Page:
Flashcards in CVS Session 4 Deck (106):
What is the main factor causing establishment of the resting membrane potential?
Potassium permeability of the CSM at rest
Which channels in the CSM are open at rest?
Inward rectifier potassium channels
Why is the resting membrane potential of a cardiac myocyte -90 mV and not Ek (-95 mV)?
Small permeability of CSM to other ions
Between which two equilibrium potentials does the membrane potential of a ventricular myocyte stay within throughout an action potential?
Sodium (+30 mV)
Potassium (-90 mV)
How long does a ventricular action potential last?
What determines the point of plateau in a ventricular action potential?
What causes the upstroke of a ventricular action potential?
Opening of V-G sodium channels --> sodium influx
What two events cause the initial repolarisation of the ventricular action potential?
Transient V-G outward potassium channels --> potassium efflux
Reversal of NCX caused by depolarisation --> small -ve current
What causes the plateau of action potential in a ventricular cardiac myocyte?
Opening of V-G L-type calcium channels --> calcium influx balanced w/ potassium efflux
What causes repolarisation of the ventricular action potential?
V-G potassium channels --> potassium efflux
How do V-G potassium channels vary?
Depend on myocyte present - different types behave differently contributing differently to electrical properties of the myocyte
How is the membrane potential of SAN cells described?
What is the pacemaker potential?
Slow depolarisation to threshold
What initiates Ip?
Membrane potential more -ve than -50 mV activating hyperpolarisation-activated cyclic-nucleotide (HCN) gated channels
What do HCN channels do?
Allow sodium influx at SAN myocyte membrane potential
Also potassium influx at other potentials
How can the activation of the pacemaker potential be increased?
A more -ve membrane potential
After threshold has been reached, what causes the upstroke of the SAN action potential?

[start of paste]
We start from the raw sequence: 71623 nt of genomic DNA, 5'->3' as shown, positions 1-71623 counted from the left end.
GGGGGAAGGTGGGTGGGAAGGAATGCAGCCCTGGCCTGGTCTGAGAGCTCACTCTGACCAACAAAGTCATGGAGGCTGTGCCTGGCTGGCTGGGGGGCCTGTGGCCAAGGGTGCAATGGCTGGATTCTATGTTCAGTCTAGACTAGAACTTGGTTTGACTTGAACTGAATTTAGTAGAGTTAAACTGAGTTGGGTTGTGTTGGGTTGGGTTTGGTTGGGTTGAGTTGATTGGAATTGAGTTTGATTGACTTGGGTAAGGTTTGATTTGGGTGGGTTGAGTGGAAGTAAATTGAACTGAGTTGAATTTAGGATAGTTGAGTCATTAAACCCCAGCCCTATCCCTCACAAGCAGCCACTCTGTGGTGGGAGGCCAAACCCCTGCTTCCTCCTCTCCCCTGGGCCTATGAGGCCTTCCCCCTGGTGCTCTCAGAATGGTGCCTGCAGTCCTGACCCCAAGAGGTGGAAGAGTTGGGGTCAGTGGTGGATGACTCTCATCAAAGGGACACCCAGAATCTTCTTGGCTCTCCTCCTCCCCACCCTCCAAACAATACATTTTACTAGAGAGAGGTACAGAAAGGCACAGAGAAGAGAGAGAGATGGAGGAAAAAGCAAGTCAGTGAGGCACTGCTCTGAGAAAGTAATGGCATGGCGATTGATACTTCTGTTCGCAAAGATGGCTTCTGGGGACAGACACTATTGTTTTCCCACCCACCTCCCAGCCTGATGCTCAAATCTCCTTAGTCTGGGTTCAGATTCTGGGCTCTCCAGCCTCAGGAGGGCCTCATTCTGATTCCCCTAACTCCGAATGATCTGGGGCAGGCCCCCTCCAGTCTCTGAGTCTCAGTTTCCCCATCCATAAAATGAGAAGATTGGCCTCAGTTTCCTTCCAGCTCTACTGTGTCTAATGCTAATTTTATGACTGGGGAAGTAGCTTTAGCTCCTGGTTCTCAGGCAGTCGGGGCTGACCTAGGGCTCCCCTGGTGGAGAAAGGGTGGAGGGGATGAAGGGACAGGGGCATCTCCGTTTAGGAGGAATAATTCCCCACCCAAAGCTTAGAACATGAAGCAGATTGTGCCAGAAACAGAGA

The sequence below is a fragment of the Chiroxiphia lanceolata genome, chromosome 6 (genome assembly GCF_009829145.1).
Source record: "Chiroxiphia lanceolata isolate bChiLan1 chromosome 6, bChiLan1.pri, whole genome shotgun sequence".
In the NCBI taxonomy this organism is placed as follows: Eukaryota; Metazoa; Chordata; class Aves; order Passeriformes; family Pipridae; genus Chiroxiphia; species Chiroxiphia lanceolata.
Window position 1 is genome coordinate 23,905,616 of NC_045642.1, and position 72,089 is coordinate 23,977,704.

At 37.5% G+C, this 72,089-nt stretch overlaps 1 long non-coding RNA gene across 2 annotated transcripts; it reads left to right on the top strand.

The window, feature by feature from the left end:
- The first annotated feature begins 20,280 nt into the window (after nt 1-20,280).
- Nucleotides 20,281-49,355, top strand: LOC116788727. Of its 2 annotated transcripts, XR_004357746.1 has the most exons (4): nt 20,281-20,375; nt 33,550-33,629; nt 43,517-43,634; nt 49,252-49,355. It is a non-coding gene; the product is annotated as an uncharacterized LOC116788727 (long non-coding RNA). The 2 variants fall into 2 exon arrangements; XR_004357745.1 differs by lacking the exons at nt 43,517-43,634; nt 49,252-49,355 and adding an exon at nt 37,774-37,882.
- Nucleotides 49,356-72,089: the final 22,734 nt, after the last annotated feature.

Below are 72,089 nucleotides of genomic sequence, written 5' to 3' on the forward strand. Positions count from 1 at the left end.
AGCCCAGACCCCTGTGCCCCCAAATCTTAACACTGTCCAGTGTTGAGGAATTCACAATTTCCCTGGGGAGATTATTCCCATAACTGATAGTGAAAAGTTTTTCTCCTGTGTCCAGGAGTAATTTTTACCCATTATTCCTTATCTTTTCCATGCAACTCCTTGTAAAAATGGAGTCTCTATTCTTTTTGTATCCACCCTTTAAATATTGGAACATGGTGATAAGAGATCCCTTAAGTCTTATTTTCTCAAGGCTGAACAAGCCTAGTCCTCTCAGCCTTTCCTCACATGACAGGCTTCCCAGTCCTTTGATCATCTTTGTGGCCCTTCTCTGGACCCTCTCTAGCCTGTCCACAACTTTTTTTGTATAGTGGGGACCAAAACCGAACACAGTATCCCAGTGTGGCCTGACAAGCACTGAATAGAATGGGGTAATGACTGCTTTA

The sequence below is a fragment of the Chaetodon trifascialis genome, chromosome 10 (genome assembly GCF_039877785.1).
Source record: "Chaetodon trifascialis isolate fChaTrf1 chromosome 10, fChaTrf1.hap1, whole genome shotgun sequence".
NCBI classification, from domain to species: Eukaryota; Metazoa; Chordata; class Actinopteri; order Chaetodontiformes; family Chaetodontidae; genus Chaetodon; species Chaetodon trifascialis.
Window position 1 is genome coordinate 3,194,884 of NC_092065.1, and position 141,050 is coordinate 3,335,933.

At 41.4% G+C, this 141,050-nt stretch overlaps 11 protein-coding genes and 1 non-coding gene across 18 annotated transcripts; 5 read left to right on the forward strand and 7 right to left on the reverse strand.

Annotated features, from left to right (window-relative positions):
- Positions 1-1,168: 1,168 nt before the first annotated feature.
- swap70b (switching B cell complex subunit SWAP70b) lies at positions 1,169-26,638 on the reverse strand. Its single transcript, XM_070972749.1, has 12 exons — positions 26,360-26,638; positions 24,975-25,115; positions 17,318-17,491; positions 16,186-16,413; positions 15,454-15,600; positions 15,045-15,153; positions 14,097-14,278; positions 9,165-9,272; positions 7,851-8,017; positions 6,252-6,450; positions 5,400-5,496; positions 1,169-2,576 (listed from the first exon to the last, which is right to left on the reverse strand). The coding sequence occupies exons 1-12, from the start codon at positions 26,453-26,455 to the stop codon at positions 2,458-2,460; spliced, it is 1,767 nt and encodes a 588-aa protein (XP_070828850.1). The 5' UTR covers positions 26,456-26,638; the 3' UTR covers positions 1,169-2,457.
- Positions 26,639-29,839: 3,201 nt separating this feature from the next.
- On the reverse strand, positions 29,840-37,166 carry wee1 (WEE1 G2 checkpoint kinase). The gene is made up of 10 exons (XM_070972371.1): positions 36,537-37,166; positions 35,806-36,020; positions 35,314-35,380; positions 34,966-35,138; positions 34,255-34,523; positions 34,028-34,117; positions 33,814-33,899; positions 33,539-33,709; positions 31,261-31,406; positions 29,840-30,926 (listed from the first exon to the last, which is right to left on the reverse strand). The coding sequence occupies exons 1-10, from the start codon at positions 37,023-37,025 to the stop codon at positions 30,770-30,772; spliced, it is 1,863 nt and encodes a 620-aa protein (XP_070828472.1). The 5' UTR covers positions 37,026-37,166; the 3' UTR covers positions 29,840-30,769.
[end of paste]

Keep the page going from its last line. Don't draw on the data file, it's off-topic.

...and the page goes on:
Opening of V-G calcium channels --> calcium influx
What causes the downstroke of the SAN action potential?
Opening of V-G potassium channels --> potassium efflux
Why do pacemaker cells not require innervation?
They do not sit at rest so have natural automaticity
Why is the SAN the 'master pacemaker'?
It is fastest to depolarise so sets rhythm of contraction
What will take over the pacemaker function of the SAN if it is compromised?
How are the action potential graphs of the SAN and AVN related?
Similar shape but AVN is over a longer period of time
How are the action potential graphs of atrial muscle, Purkinje fibre and ventricular muscle cells related?
All similar shape w/ resting potential around -80 mV
What is the approximate resting membrane potential of the pacemaker cells?
What gives cardiac muscle cells mechanical strength?
Glycoprotein that spans membrane and crosses gap b/w cells - desmosome
What facilitates electrical coupling of cardiac cells?
Connexon subunits on both sides of membrane forming non-specific pore - gap junction
What is the function of intercalated disks?
To join cardiac muscle cells
Describe the nucleus in a cardiac muscle cell.
What releases 25% of the calcium needed for the sliding filament model in cardiac muscle cells?
Depolarisation opening L-type calcium channels in T-tubules
What causes calcium-induced calcium release?
Localised increase in calcium concentration opens CICR channels in sarcoplasmic reticulum
Why is there a close link b/w L-type calcium channels and CICR channels in cardiac muscle cells?
Cardiac tissue needs actual calcium influx for contraction
What function does calcium perform during contraction of the cardiac muscle cell?
Binds to TnC --> conformational tropomyosin change --> reveals myosin binding site on actin
What function does calcium have during diastole?
Increased calcium concentration stimulates SERCA --> calcium moves into SR --> sarcolemmal calcium ATPase and sodium/calcium exchanger pump calcium out of the cell through the CSM
How is the tone of BV controlled?
Smooth muscle cells in tunica media of arteries, arterioles and veins
How do the actin filaments in myocytes of BV compare to those in other cells?
Longer so can shorten cell more
How are actin filaments in BV myocytes anchored within the cell?
What can cause excitation-contraction coupling of BV myocytes?
Activation of GPCRs
How does depolarisation cause excitation-contraction coupling?